Are you working with these materials under a properly vented hood? Also are you wearing a lab coat? Personally I don't work with anything too dangerous but my primary concern would be for me own health. Disruptions to your circadian rhythm can occur for many reasons (including stress from fear of exposure), but you should start monitoring your symptoms immediately if you believe there to be an issue. Your student health plan should include visits to your university's doctors as well as some sort of referral program that may not cost you anything. If you have lab meetings I would bring up the issue there, especially to make sure that everybody in your lab is following proper procedure. Aside from that you could also request a proper ventilation mask when working with the chemical. The last thing a lab or PI wants is a national headline that one of their members got hurt from an issue that was not addressed.

All processing of materials occurs in a closed atmosphere glovebox with an airlock. However, the precursor is transported to the box in powder form. The final films are also cut outside the box with a diamond saw. All waste is stored in a dedicated waste hood. I've been testing myself for other signs of nerve damage but those are supposed to only manifest at acute exposures.

I'm buying some surgery masks today.

Thanks for the tips. I've arranged a visit to the campus doctor and hope my blood tests come back negative.

Edited by SymmetryOfImperfection
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5 hours ago, SymmetryOfImperfection said:

All processing of materials occurs in a closed atmosphere glovebox with an airlock. However, the precursor is transported to the box in powder form. The final films are also cut outside the box with a diamond saw. All waste is stored in a dedicated waste hood. I've been testing myself for other signs of nerve damage but those are supposed to only manifest at acute exposures.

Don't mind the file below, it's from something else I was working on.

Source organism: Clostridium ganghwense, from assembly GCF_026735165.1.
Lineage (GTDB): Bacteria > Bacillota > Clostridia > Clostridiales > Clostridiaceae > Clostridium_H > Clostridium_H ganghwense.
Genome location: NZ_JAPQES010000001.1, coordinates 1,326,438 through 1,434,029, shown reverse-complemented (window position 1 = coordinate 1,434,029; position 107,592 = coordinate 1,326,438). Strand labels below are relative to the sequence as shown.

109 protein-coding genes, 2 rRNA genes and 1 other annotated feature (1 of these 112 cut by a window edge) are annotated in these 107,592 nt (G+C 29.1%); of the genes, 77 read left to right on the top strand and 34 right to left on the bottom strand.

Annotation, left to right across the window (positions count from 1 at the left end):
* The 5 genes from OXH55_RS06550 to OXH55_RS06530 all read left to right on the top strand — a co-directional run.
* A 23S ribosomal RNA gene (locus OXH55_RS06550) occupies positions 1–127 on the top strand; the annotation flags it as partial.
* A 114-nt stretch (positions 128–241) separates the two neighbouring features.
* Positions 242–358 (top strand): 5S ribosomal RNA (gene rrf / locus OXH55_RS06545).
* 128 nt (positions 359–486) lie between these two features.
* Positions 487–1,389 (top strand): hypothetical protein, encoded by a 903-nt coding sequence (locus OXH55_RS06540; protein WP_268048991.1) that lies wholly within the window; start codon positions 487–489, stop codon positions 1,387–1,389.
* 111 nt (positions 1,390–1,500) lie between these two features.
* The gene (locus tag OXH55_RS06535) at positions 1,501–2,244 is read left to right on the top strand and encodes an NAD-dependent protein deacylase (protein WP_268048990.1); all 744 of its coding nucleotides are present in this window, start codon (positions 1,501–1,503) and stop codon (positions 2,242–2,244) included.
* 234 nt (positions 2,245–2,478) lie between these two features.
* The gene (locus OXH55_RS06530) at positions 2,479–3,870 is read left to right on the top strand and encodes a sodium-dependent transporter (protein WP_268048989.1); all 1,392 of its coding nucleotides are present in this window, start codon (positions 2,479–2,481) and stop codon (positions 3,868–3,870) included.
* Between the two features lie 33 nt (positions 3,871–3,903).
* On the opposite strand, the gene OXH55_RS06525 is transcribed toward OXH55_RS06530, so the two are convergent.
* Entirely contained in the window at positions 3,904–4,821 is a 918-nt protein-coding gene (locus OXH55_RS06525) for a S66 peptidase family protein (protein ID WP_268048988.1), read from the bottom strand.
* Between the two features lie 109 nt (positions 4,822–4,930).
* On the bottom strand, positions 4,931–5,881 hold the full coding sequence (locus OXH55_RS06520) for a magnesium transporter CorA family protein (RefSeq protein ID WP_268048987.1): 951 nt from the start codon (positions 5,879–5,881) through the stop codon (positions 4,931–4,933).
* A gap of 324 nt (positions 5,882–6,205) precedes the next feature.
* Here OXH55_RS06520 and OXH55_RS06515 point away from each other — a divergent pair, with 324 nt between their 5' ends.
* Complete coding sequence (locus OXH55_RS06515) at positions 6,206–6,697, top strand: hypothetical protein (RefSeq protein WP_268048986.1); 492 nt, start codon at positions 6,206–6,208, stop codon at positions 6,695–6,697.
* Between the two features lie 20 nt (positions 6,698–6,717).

I'm buying some surgery masks today.

Thanks for the tips. I've arranged a visit to the campus doctor and hope my blood tests come back negative.

Just make sure that the masks will properly protect you. Regular face masks don't do a great job of filtering out small particulates, only large dust particles and maybe a virus or two. Don't stress out about the results too much since that can cause idiopathic symptoms, but do keep in mind that you have the option of contacting your university's EHS department if you find something in the blood test. 

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Hopefully your changes in sleep patterns are a result of something more benign, such as stress.

I don't think there is a way to improve lab safety culture without a bit of confrontation. Standing up in group meeting and telling everybody "Be safer" doesn't make much of a difference if people (i) don't think they are to blame (ii) don't care about the consequences of not following safety procedures (iii) don't know how to work safer. If there are 1 or 2 offenders then I would talk to them in person and in private to explain what the problem with their practices are, and - this is crucial - why it is a problem. A "demonstration of good safety practices" for the compounds in question might be an option if there are a group of people using the particular chemicals.

Give your PI a private heads-up that there are safety non-compliance issues - you don't have to name names to the boss, but they should know that there is a problem. 

Think about changes you can make to lab set-up to minimise exposure. Can the diamond saw be moved to a fume hood? Can the precusor(s) be stored in the glovebox? 

Also, you can try contacting your university's health & safety department. At our university, they can give labs/students advice on best practices for using/handling/storing particular chemicals, and they can also come around to check out the lab set-up (not in the context of a safety audit) for the chemical.